The following excerpt was first published on this week's edition of the Fightful Boxing Newsletter, which drops every Thursday at 6 AM EST.
Fightful Boxing Retrospective: Jose Torres vs. Eddie Cotton
Author’s Note: Back in 2017 shortly after the newsletter launched, I made the Fightful Boxing Retrospective, a look into some of history’s most famous boxing matches. Well, I decided to relaunch it for 2018 under one condition: Counting down every boxing fight of the year as voted by The Ring magazine every week until we reach the 2006 fight of the year. So this week, we’ll take a look at the 1966 fight of the year between Jose Torres and Eddie Cotton and next week we’ll take a look at the 1967 fight between Emile Griffith and Nino Benvenuti. I will also provide some footnotes at the bottom of the page for some light-hearted personal comments as to not take away from the main article.
The boxing landscape in the 1960s were starting to undergo a bit of a radical change, especially in Puerto Rico. Since the ending of Sixto Escobar’s career, Puerto Rico has not found much success in finding a larger-than-life superstar in the sport of boxing. Two boxers managed to fill that void in Carlos Ortiz and Jose Torres, both born in the town of Ponce, a place located on the southern part of Puerto Rico’s main island.
Ortiz was best known as having one of the best reigns as the undisputed light welterweight champion and is generally regarded as one of the greatest pound-for-pound boxers of his era. Torres was a light heavyweight whose world title win in 1965 truly marked the beginning of a golden era in Puerto Rican boxing. Not long after Torres won the undisputed WBA and WBC light heavyweight titles in 1965 after stopping Willie Pastrano inside nine rounds. After defending his title once (he actually fought twice since winning the belts but his Tom McNeeley was a non-title fight), Torres was set to defend his title against 40-year-old Eddie Cotton.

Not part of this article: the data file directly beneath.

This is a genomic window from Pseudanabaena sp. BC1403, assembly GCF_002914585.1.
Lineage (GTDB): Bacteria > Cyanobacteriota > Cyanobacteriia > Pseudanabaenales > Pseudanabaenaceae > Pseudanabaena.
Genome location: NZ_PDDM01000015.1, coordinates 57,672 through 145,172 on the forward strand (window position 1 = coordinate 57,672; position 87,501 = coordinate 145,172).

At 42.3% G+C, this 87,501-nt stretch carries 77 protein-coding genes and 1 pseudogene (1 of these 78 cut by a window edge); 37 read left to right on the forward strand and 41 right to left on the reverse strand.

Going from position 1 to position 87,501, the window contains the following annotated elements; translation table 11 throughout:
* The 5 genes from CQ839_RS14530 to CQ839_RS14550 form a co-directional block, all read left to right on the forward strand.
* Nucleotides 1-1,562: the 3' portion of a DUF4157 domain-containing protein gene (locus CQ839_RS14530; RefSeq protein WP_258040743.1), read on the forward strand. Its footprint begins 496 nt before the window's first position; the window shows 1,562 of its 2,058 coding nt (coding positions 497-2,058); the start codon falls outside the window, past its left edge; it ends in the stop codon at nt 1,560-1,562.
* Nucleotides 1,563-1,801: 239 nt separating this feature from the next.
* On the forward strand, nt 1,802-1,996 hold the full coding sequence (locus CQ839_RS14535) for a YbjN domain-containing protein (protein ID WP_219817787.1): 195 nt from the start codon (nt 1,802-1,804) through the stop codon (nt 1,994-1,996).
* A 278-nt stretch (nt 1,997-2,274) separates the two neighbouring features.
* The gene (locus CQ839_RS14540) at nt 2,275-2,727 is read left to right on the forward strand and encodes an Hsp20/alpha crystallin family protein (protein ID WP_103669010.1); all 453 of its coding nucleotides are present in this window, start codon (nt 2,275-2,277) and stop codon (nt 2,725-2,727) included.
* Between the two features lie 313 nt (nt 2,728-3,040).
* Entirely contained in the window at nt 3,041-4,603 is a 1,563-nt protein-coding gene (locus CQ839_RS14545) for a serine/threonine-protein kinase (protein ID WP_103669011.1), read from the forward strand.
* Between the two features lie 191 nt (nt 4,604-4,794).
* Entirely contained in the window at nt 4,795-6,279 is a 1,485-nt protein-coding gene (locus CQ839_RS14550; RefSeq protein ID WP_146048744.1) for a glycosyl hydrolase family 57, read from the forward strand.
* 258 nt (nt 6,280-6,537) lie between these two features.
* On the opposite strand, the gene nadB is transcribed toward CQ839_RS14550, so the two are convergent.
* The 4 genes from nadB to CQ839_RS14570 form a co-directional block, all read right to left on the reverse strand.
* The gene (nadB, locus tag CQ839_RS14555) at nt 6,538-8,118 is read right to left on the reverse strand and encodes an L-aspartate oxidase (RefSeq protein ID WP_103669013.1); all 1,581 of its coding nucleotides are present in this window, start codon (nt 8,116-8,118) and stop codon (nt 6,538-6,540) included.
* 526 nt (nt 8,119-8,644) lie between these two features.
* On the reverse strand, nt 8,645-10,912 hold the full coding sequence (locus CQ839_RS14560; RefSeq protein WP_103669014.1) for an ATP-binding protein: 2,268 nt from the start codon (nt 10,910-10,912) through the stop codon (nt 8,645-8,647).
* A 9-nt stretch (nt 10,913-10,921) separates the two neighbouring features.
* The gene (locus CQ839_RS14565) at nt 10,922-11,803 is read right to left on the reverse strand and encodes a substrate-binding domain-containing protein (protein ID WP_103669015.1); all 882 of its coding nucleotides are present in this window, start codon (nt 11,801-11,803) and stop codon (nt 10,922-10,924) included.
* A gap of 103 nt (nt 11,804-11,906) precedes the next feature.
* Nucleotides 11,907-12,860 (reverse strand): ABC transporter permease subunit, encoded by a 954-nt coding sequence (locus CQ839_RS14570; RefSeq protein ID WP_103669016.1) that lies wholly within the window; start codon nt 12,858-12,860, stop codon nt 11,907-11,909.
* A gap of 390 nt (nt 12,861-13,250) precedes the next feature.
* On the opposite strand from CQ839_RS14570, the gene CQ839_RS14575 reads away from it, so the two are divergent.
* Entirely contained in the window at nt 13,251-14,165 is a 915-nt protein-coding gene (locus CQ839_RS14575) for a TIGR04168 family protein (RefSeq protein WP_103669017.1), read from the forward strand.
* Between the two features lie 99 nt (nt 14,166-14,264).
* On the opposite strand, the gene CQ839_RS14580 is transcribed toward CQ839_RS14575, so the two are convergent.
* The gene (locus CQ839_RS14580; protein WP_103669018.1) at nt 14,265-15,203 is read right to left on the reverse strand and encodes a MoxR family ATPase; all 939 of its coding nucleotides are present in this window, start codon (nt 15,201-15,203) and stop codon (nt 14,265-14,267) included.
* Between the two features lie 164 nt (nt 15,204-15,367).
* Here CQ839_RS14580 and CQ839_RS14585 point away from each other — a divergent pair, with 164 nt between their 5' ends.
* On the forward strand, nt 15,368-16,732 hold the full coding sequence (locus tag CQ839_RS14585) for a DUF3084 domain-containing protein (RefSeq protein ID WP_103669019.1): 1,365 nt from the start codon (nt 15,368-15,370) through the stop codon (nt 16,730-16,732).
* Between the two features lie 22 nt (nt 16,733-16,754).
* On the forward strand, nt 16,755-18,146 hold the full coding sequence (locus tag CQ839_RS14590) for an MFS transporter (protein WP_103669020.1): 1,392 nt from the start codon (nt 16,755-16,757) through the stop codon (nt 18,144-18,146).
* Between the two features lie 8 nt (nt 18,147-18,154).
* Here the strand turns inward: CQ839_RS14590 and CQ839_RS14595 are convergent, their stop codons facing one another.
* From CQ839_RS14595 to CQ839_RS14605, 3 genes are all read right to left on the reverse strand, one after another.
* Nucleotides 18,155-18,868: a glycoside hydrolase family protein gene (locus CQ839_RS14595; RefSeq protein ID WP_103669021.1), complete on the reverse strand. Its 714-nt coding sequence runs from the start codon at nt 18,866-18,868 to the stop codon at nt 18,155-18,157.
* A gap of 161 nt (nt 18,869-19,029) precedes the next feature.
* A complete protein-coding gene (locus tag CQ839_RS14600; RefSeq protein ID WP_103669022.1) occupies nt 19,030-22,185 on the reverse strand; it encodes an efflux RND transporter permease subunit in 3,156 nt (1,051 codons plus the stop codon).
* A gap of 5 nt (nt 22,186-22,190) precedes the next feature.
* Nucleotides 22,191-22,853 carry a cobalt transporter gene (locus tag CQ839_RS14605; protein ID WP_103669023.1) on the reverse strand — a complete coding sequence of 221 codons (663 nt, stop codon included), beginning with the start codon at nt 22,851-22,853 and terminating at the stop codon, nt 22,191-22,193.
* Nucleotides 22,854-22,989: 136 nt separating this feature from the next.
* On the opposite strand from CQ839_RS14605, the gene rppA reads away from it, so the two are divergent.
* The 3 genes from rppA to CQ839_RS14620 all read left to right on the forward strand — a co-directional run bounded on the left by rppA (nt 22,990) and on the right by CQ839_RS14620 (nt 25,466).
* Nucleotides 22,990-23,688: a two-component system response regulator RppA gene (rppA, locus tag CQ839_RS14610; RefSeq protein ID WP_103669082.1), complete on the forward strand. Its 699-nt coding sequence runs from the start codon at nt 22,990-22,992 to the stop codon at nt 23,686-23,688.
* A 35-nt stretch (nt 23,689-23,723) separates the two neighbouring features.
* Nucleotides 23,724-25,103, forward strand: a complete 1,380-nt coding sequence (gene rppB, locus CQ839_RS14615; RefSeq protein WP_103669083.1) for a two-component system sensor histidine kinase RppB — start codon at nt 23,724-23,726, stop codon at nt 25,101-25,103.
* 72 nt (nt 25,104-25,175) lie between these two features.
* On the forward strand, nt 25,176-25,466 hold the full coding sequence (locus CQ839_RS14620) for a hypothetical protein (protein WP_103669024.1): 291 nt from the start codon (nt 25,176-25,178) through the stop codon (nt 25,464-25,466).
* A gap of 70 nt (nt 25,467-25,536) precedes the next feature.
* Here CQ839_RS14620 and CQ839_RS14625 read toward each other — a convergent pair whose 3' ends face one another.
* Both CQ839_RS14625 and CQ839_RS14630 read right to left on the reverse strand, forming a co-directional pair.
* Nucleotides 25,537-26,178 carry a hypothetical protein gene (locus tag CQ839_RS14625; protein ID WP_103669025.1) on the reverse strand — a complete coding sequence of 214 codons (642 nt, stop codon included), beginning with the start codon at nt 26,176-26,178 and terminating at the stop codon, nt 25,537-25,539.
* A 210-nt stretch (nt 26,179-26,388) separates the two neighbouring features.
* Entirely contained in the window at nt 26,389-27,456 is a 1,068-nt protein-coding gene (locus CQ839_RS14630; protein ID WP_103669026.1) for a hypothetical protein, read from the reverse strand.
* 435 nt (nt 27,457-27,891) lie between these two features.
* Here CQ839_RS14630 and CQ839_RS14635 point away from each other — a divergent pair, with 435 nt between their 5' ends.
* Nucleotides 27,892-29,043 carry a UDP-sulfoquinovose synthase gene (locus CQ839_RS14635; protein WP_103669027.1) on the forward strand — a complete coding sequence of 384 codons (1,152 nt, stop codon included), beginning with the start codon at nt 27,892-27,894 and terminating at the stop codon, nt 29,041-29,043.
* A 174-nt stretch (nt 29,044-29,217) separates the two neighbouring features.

The championship fight took place at the Las Vegas Convention Center on August 15, 1966. The broadcast team was Tommy Roberts, then-lightweight world champion Carlos Ortiz and former world champion Joe Louis 1. Cotton, a defensive stalwart in his time, was the sentimental favorite, but came in as 7-to-2 underdog and there were 8-to-5 odds that the fight wouldn’t go past round 5. Roberts noted on commentary that Torres wanted to end the fight in one round to get a chance to fight Cassius Clay.
For the bout, Torres chose to wear black trunks instead of the traditional white trunks the champion would wear. No reason was ever explained and broadcasters summed it up to simple personal preference. Cotton weighed in at 173.5 pounds while Torres weighed in at 173 pounds. This actually was a bit of a surprise to some that Cotton was the slightly heavier man at the weigh-ins which took place the morning of the fight. I can’t see why some people would have been surprised at this. After all, Torres never had the body of a natural light heavyweight and looked more like a glorified big middleweight in his time. Attendance for the fight was announced at 4,300 although several news articles at the time said it looked more like there 3,300 people in attendance.
Torres would start the fight fighting in his traditional peek-a-boo style (as the broadcasters called it) that Floyd Patterson was famous for. Torres landed much heavier punches than Cotton and the challenger used the jab to score some points in the judges’ scorecards. Torres’ left body hook was in full swing early in the fight, landing a hard shot to Cotton’s ribs. Torres offensive style reminded me a lot of Miguel Cotto 2. Whether or not this is coincidental due to both men being Puerto Rican world champions remains to be seen, but the similarities between both men’s vicious left body hooks.